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Auburn man gets prison time for hit-and-run that left 23-year-old woman critically injured
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Auburn man gets prison time for hit-and-run that left 23-year-old woman critically injured

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Dustin Pierce sentencing

"You left my daughter in the ditch to die," Katelynne "Kat" Hendrix's mother, Marva Moore, told Dustin Pierce (far right) at his sentencing Wednesday with Nemaha County Attorney Louie Ligouri at her side. Defense attorney Kaz Long is at Pierce's right. 

An Auburn man has been sentenced to four years and nine months in prison for failing to stop and render aid after hitting a 23-year-old woman and critically injuring her on Mother's Day in 2020.

At sentencing Wednesday, Nemaha County Attorney Louie Ligouri said he thinks it's obvious Dustin Pierce panicked at the time of the incident. 

"But it did not stop there. He continued to weave a web of lies and falsehoods throughout his cover-up of what took place," Ligouri said.

And that continued for at least a year, until Pierce, 34, was convicted, he said.

Dustin Pierce

Dustin Pierce

Deputies serve search warrant, make arrest in hit-and-run of 23-year-old Auburn woman

Ligouri asked for a straight sentence, rather than probation, as Pierce's attorney, Kaz Long, requested, focusing on his limited prior criminal history.

"This is a sad situation, and we fully appreciate that," Long said.  

Sheriff's deputies arrested Pierce in May 2020 after serving a search warrant in Auburn and recovering the car that struck Katelynne "Kat" (Moore) Hendrix, a wife and mother of two young children, who continues to recover from the crash.

Katelynne "Kat" Hendrix

Katelynne "Kat" Hendrix, shown with her husband, Matthew, continues to recover from a 2020 hit-and-run crash, which happened when she had gone on a walk on Mother's Day. 

They said Pierce struck her while driving along 26th Street just southeast of Auburn, the force of the collision throwing her into the north ditch, where a teenage bike rider found her after noticing a pair of glasses in the road.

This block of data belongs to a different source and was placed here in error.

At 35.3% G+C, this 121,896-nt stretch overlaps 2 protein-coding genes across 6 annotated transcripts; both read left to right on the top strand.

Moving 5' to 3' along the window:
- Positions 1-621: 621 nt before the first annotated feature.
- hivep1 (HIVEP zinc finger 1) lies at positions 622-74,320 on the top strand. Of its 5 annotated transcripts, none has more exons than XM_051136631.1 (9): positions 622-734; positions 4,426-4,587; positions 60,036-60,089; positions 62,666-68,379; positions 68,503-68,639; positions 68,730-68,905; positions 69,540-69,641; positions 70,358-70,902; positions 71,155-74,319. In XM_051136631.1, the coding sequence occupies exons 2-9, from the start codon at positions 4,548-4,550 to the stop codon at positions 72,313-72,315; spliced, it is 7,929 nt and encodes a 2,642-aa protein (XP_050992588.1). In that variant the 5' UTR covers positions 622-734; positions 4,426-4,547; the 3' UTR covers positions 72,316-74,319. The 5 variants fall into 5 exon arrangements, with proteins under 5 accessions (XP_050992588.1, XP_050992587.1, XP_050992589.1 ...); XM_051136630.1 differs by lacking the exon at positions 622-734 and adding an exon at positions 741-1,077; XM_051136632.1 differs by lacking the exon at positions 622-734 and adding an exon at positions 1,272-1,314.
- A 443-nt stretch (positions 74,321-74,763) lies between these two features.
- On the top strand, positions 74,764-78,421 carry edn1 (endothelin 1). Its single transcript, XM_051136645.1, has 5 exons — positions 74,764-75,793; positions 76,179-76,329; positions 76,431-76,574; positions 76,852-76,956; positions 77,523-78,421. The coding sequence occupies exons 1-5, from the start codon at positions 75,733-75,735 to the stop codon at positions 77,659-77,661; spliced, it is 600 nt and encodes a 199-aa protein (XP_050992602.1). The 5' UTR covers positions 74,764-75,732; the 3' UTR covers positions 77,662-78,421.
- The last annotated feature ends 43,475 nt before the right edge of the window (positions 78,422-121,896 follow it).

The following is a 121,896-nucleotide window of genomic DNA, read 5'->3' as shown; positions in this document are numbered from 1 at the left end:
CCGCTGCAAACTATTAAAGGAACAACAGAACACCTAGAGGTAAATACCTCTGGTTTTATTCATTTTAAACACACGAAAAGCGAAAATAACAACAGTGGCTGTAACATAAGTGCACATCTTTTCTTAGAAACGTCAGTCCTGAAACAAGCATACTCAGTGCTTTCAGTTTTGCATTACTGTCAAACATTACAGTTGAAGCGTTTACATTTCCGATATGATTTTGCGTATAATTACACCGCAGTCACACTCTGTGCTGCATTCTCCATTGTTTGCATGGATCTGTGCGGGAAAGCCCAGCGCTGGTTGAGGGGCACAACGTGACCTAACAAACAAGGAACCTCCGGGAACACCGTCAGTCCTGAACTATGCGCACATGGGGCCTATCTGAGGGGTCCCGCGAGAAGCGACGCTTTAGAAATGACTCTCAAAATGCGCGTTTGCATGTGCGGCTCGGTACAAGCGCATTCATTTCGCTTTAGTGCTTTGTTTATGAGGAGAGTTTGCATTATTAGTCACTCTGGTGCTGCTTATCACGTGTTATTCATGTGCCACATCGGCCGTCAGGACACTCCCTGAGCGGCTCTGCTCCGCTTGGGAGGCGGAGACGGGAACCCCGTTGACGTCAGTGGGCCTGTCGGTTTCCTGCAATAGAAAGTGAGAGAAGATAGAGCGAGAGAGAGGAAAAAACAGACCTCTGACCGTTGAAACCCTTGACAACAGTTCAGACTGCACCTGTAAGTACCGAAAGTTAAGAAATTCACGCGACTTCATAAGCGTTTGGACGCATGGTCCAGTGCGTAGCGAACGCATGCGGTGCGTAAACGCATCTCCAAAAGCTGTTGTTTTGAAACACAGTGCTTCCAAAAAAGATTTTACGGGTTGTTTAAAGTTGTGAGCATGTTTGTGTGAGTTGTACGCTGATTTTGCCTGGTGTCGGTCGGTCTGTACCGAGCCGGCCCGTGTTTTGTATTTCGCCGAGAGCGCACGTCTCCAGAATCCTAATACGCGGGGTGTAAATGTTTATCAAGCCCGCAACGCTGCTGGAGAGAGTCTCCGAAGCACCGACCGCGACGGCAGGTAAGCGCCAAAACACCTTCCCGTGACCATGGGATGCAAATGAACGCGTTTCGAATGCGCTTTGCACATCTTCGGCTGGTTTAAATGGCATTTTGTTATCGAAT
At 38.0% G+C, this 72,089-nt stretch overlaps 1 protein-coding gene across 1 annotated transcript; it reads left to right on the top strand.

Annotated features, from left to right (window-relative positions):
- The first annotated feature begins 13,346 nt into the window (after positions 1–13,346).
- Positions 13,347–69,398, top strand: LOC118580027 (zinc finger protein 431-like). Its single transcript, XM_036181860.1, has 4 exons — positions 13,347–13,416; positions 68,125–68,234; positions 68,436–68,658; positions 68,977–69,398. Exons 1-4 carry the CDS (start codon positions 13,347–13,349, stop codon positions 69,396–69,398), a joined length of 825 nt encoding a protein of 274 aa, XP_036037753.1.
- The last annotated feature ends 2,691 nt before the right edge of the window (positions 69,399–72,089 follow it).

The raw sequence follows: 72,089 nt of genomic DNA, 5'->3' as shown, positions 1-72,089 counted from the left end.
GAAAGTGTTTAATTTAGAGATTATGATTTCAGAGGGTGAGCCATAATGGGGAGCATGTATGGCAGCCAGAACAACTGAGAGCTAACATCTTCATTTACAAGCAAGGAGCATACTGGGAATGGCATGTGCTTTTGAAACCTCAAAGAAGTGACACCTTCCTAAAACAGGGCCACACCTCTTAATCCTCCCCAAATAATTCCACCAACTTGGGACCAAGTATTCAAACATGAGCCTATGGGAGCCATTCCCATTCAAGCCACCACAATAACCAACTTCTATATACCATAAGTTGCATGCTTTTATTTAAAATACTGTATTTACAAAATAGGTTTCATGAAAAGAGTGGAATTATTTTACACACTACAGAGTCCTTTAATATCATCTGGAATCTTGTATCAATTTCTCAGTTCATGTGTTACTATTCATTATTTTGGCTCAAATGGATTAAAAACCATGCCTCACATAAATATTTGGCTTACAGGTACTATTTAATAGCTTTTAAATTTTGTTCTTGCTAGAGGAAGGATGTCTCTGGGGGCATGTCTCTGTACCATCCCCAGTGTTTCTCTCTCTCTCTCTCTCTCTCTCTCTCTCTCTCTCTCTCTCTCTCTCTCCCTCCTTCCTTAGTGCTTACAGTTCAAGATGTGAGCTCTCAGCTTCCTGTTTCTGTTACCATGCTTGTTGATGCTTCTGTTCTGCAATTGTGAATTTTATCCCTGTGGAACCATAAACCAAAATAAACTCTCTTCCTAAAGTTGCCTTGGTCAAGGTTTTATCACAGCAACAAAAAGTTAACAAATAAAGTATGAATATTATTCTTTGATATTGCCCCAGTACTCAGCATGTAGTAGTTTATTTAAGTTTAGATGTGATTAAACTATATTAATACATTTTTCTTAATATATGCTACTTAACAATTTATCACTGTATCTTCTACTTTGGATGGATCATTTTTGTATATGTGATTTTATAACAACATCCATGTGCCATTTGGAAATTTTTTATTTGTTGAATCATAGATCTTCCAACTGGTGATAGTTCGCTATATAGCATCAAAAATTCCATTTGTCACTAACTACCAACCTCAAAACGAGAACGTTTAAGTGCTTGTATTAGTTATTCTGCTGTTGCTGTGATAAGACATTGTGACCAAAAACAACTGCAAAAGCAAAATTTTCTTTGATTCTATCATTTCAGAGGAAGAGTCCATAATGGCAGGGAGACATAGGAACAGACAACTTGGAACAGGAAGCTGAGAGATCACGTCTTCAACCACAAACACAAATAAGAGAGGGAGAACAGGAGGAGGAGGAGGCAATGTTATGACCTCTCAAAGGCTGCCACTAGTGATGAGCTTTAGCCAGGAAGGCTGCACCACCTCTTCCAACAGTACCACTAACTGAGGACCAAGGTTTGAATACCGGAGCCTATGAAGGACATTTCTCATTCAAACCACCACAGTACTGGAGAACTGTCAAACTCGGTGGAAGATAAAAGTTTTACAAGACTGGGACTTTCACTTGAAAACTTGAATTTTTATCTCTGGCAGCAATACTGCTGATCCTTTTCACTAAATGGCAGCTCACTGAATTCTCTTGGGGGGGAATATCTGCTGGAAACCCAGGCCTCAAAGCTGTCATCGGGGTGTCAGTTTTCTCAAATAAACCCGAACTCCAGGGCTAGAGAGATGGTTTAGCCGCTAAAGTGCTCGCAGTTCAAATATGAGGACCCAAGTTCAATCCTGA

Hendrix was taken to the hospital at Auburn, then flown by helicopter to Bryan West Campus in Lincoln in critical condition in a coma with a traumatic brain injury.

She spent four months at Bryan and at Madonna Rehabilitation Hospital, the medical bills topping $788,000, and still is in physical therapy.

Deputies: Woman found injured in ditch had been hit by car

At sentencing, Ligouri said timing was critical. Every second and every minute that she laid out there without receiving medical treatment, without oxygen, her brain injury became worse.

"She was very fortunate not to have died as a result of the injuries she sustained that night," the prosecutor said. 

Hendrix's mother, Marva Moore, said life has been hell for family and friends since her daughter was hit. Due to COVID, they weren't able to be at the hospital. 

"To not know if she was going to survive was heart-wrenching. To not be by her side while she was fighting for her life was heart-wrenching as well," she said. 

Moore said she thanks God every day for the teenager who found her and knew what to do.

"You left my daughter in the ditch to die," she told Pierce. 

Family of 23-year-old mom in a coma asks for help finding hit-and-run driver

When it was his turn to speak, Pierce turned back to face the family and said he was terribly sorry for what he put them through.

"I think of each and every one of you ever day I wake up," he said tearfully.

Nemaha County District Judge Julie Smith said if it weren't for the young man on the bicycle who found Hendrix, the victim probably wouldn't be alive.

"Thank goodness he was there since you opted not to stop," she said. 

She said she was convinced that Pierce knew he had hit her when he drove off. 

In May, Smith found Pierce guilty of failure to render aid and tampering with evidence at the end of a two-day bench trial where Pierce testified, saying he had been texting and didn't see anything. 

He later told his sister and girlfriend that he had hit a deer.

As part of his sentence, Pierce's license was revoked for 15 years. 

Reach the writer at 402-473-7237 or lpilger@journalstar.com.

On Twitter @LJSpilger

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Public safety reporter

Lori Pilger is a Norfolk native and University of Nebraska-Lincoln graduate who has been a public safety reporter for the Journal Star since 2005.

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